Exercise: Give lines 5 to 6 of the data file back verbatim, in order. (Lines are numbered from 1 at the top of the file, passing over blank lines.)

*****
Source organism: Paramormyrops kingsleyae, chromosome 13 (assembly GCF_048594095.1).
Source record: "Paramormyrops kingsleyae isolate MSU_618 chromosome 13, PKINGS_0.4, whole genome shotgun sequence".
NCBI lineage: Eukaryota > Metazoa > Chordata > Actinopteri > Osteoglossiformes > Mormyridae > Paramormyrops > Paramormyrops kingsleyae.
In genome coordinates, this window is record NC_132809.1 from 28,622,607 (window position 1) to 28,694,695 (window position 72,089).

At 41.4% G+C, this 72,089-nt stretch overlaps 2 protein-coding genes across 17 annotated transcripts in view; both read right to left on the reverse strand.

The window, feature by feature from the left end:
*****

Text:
At 41.4% G+C, this 72,089-nt stretch overlaps 2 protein-coding genes across 17 annotated transcripts in view; both read right to left on the reverse strand.

The window, feature by feature from the left end: